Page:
It has been alleged, since the 1950s and especially in recent years, that American schooling is undergoing a crisis in which academic performance is behind other countries, such as Russia, Japan, or China, in core subjects. Congress passed the National Defense Education Act in 1958 in an attempt to rectify these problems, and a series of other legislative acts in later decades such as No Child Left Behind. According to the Organization for Economic Cooperation and Development, however, American students of 2012 ranked 25th in math, 17th in science, and 14th in reading compared with students in 27 other countries. In 2013, Amanda Ripley published The Smartest Kids in the World (And How They Got That Way), a comparative study of how the American education system differs from top-performing countries such as Finland and South Korea.
Recent allegations take the perspective of employers who demand more vocational training. Although voters in both major parties have been critical of the Common Core initiative, most politicians who are highly outspoken against it today are Republicans.
American college and university faculty, staff, alumni, students, and applicants monitor rankings produced by magazines such as U.S. News and World Report, Academic Ranking of World Universities, test preparation services such as The Princeton Review or another university itself such as the Top American Research Universities by the University of Florida’s The Center. These rankings are based on factors like brand recognition, selectivity in admissions, generosity of alumni donors, and volume of faculty research. In the Times Higher Education World University Rankings, 27 of the top 50 universities, and 72 institutions of the top 200, are located within the United States. The US has thereby more than twice as many universities represented in the top 200 as does the country with the next highest number, the United Kingdom, which has 29. A small percentage of students who apply to these schools gain admission.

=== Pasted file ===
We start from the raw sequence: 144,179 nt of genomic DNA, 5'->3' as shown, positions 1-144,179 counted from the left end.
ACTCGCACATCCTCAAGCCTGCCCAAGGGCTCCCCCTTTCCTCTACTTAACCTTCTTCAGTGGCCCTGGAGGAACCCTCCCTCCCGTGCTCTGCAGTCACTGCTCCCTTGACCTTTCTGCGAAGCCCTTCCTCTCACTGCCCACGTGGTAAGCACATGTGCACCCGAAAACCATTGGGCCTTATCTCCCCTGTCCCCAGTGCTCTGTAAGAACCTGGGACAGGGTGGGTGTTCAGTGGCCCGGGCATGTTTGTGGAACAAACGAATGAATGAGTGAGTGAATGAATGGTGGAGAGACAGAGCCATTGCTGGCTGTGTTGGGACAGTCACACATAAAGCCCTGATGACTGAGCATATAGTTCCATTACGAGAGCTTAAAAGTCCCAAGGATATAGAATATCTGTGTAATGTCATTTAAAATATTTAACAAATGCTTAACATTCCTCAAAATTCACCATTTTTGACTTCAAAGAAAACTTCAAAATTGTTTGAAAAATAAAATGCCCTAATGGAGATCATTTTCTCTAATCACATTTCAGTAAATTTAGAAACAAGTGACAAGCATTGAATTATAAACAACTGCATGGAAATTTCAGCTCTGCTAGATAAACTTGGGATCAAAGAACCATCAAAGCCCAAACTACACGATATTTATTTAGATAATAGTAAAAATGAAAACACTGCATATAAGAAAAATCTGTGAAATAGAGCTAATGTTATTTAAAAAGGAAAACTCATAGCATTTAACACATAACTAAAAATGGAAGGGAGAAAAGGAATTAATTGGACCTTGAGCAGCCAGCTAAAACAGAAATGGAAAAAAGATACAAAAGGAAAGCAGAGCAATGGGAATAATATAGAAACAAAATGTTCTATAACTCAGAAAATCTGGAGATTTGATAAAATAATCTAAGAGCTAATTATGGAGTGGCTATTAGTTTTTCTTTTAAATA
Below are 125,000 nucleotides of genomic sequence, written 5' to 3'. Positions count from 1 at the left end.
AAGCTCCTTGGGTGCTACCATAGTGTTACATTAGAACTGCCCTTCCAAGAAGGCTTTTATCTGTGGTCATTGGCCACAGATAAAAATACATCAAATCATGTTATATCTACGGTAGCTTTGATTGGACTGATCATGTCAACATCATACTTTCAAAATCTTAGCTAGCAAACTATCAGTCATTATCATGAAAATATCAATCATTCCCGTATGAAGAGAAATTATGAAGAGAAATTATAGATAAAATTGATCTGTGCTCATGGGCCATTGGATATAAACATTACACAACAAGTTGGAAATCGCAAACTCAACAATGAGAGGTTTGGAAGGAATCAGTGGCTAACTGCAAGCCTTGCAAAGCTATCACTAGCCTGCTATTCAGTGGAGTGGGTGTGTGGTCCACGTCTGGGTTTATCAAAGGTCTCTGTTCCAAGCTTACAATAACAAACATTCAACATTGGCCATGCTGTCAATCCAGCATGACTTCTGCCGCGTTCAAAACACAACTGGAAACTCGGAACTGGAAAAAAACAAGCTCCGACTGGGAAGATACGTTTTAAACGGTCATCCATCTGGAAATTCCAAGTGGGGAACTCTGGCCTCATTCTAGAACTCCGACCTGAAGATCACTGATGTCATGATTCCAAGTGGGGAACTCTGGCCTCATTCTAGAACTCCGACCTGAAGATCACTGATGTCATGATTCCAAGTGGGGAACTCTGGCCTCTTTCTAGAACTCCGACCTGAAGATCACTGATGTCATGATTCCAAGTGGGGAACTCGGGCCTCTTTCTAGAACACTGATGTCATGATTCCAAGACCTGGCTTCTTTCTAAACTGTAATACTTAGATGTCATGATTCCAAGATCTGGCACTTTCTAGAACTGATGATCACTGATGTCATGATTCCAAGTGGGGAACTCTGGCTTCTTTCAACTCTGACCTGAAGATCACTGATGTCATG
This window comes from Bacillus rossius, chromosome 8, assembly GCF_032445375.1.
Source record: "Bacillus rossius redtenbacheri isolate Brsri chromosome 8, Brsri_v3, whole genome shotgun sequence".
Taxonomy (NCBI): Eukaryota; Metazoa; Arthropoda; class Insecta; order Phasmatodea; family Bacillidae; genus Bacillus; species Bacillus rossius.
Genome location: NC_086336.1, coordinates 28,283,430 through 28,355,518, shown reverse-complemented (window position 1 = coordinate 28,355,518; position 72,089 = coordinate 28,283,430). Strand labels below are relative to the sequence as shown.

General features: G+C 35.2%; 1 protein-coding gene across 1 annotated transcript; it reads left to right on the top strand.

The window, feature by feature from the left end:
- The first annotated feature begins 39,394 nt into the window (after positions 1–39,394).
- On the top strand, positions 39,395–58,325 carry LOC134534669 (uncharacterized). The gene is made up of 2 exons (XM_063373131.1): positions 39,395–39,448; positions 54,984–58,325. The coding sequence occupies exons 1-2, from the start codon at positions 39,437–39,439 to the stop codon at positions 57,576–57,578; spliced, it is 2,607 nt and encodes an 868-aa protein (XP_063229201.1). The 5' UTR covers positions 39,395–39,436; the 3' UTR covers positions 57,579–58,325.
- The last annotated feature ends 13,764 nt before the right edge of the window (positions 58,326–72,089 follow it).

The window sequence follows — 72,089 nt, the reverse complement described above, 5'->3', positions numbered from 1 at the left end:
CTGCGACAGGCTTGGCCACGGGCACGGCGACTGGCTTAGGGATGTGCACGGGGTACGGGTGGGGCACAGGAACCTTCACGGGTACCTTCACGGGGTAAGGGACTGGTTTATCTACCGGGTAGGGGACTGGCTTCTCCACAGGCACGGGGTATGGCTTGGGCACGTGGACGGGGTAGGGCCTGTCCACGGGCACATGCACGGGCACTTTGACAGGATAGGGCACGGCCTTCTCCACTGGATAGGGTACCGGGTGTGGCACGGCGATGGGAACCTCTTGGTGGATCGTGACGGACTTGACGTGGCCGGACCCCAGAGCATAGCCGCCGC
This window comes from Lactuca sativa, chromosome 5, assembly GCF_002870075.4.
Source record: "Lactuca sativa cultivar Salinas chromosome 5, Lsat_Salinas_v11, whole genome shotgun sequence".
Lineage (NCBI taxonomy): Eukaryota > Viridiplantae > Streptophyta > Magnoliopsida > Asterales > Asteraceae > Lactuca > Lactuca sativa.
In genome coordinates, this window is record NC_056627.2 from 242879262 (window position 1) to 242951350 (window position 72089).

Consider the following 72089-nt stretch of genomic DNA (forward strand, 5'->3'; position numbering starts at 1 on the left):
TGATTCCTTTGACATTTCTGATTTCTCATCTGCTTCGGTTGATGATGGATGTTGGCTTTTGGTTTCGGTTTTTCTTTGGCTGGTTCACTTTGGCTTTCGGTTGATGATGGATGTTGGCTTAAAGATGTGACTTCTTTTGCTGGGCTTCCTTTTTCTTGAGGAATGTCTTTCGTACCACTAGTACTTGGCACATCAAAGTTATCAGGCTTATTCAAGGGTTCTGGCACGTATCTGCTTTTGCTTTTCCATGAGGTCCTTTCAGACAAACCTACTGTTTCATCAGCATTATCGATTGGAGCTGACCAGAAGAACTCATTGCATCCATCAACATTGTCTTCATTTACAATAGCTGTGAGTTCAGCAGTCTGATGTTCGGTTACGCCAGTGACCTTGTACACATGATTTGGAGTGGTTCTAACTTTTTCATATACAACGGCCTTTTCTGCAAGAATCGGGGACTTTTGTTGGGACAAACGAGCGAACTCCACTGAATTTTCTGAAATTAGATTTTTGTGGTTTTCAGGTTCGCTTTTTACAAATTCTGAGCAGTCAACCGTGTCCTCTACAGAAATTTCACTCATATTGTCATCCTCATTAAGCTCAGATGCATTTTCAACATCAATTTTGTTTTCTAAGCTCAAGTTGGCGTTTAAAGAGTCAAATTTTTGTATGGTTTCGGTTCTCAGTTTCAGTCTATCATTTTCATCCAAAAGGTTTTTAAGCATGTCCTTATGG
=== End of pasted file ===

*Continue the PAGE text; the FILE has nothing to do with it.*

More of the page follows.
Included among the top 20 institutions identified by ARWU in 2009 are six of the eight schools in the Ivy League; 4 of the 10 schools in the University of California system (Berkeley, Los Angeles, San Diego and San Francisco); the private Universities of Stanford, Chicago, and Johns Hopkins; the public Universities of Washington and Wisconsin; and the Massachusetts and California Institutes of Technology.
Also renowned within the United States are the so-called Little Ivies and a number of prestigious liberal arts colleges. Certain public universities (sometimes referred to as Public Ivies) are also recognized for their outstanding record in scholarship. Some of these institutions currently place among the elite in certain measurements of graduate education and research, especially among engineering and medical schools.
Each state in the United States maintains its own public university system, which is always non-profit. The State University of New York and the California State University are the largest public higher education systems in the United States; SUNY is the largest system that includes community colleges, while CSU is the largest without. Most areas also have private institutions, which may be for-profit or non-profit. Unlike many other nations, there are no public universities at the national level outside of the military service academies.
Prospective students applying to attend four of the five military academies require, with limited exceptions, nomination by a member of Congress. Like acceptance to “top tier” universities, competition for these limited nominations is intense and must be accompanied by superior scholastic achievement and evidence of “leadership potential.”
Aside from these aforementioned schools, academic reputations vary widely among the ‘middle-tier’ of American schools, (and even among academic departments within each of these schools.) Most public and private institutions fall into this ‘middle’ range. Some institutions feature honors colleges or other rigorous programs that challenge academically exceptional students, who might otherwise attend a ‘top-tier’ college. Aware of the status attached to the perception of the college that they attend, students often apply to a range of schools. Some apply to a relatively prestigious school with a low acceptance rate, gambling on the chance of acceptance but, as a backup, also apply to a safety school.